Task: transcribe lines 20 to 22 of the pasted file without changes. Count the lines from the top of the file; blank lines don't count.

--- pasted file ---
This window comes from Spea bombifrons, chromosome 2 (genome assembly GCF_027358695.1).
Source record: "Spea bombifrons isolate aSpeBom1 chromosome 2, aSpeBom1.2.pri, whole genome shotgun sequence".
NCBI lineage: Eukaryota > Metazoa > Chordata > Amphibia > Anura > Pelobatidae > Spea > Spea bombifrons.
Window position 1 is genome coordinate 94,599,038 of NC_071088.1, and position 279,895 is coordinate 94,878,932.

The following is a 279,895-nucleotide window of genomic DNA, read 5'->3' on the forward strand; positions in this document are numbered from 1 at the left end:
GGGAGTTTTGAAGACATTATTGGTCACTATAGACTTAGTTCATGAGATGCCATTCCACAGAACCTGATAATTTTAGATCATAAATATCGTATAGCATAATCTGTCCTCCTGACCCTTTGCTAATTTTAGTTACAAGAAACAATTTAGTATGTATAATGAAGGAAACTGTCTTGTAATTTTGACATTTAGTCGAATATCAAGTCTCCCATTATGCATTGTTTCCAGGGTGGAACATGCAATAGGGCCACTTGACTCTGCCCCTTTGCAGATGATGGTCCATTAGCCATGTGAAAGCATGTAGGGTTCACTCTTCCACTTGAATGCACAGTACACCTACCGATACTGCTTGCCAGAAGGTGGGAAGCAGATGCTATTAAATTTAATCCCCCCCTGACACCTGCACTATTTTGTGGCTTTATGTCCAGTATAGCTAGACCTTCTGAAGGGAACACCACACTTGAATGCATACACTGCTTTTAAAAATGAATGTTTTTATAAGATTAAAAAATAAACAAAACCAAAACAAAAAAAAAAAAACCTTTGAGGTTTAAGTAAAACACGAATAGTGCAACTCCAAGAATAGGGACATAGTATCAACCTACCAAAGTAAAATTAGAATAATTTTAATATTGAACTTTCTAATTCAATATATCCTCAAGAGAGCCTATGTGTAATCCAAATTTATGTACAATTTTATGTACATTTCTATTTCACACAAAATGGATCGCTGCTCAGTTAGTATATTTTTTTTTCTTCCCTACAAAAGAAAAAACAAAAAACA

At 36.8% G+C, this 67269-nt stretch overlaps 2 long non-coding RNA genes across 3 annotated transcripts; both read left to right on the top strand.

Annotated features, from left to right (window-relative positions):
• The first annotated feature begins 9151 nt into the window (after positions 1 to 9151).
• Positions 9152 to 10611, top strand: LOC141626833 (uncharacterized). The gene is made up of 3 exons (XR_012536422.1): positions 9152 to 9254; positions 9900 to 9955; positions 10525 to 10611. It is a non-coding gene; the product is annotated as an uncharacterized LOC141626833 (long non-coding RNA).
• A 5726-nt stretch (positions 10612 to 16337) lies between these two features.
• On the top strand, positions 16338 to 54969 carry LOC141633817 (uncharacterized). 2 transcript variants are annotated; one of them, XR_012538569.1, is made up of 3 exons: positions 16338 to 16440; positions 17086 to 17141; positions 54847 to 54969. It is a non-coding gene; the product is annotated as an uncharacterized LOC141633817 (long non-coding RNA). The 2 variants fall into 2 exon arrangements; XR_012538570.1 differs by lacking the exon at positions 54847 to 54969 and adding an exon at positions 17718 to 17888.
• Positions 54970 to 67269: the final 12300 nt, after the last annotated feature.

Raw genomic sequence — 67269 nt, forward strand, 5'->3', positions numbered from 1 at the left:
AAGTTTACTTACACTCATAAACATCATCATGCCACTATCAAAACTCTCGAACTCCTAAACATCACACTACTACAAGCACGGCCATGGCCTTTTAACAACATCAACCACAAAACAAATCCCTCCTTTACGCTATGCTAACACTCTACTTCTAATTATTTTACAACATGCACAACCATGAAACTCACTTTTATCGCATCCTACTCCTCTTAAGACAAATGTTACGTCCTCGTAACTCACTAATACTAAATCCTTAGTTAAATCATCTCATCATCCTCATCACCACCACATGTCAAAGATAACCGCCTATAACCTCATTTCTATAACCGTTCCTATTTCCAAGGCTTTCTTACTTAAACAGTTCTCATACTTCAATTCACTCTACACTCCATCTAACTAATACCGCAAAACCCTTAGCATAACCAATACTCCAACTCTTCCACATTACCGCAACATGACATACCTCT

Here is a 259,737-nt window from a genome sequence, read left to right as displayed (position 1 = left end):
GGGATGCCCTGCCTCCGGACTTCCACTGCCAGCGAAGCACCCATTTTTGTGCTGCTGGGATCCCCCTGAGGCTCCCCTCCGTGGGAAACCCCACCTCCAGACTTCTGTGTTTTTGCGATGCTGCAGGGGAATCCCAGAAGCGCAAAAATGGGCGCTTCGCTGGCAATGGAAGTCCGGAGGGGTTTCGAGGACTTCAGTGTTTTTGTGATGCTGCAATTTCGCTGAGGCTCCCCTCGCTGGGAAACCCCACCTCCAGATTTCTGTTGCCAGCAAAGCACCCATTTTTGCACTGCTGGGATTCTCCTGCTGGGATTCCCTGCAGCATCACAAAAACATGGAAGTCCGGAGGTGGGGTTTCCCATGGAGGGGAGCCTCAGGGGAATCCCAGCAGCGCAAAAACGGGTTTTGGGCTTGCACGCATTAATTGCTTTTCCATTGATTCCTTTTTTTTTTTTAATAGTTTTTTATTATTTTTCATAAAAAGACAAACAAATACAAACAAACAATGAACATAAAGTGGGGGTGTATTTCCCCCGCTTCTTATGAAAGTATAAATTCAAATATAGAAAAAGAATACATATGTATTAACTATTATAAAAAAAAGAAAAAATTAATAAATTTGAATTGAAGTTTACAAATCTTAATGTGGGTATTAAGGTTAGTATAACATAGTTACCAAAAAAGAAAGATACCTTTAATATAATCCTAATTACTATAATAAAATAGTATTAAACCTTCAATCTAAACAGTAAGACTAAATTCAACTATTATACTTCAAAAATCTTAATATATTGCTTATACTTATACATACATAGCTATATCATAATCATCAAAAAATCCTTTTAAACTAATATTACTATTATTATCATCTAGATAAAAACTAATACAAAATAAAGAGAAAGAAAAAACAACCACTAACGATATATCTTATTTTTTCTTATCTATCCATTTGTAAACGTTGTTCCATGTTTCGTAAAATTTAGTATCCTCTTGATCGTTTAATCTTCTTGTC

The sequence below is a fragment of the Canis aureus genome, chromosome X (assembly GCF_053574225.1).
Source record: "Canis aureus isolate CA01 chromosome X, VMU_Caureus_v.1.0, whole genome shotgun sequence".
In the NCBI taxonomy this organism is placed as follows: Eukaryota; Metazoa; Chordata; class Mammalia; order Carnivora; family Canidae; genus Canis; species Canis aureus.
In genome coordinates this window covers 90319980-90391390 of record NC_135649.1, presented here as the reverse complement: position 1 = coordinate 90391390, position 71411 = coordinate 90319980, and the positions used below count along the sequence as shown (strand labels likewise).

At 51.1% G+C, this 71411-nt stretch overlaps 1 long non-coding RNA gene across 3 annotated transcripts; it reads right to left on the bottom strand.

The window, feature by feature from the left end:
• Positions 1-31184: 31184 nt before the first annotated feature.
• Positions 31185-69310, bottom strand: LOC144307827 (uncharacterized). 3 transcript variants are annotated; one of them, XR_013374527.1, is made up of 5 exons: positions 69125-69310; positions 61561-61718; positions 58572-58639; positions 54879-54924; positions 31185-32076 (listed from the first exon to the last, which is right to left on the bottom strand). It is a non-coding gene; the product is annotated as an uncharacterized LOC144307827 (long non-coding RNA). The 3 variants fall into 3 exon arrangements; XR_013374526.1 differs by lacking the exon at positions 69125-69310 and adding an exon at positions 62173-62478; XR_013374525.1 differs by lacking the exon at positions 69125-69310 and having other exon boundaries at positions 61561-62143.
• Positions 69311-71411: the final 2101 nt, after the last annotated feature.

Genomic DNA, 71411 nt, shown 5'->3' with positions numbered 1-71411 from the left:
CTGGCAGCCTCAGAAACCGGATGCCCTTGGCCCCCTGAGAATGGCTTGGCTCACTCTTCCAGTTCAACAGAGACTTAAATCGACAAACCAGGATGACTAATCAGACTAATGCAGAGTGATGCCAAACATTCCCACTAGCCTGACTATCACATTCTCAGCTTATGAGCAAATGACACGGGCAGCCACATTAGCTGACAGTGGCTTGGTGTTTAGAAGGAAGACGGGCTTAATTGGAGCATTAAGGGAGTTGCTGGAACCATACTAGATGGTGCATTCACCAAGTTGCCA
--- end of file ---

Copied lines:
In the NCBI taxonomy this organism is placed as follows: Eukaryota; Metazoa; Chordata; class Mammalia; order Carnivora; family Canidae; genus Canis; species Canis aureus.
In genome coordinates this window covers 90319980-90391390 of record NC_135649.1, presented here as the reverse complement: position 1 = coordinate 90391390, position 71411 = coordinate 90319980, and the positions used below count along the sequence as shown (strand labels likewise).

At 51.1% G+C, this 71411-nt stretch overlaps 1 long non-coding RNA gene across 3 annotated transcripts; it reads right to left on the bottom strand.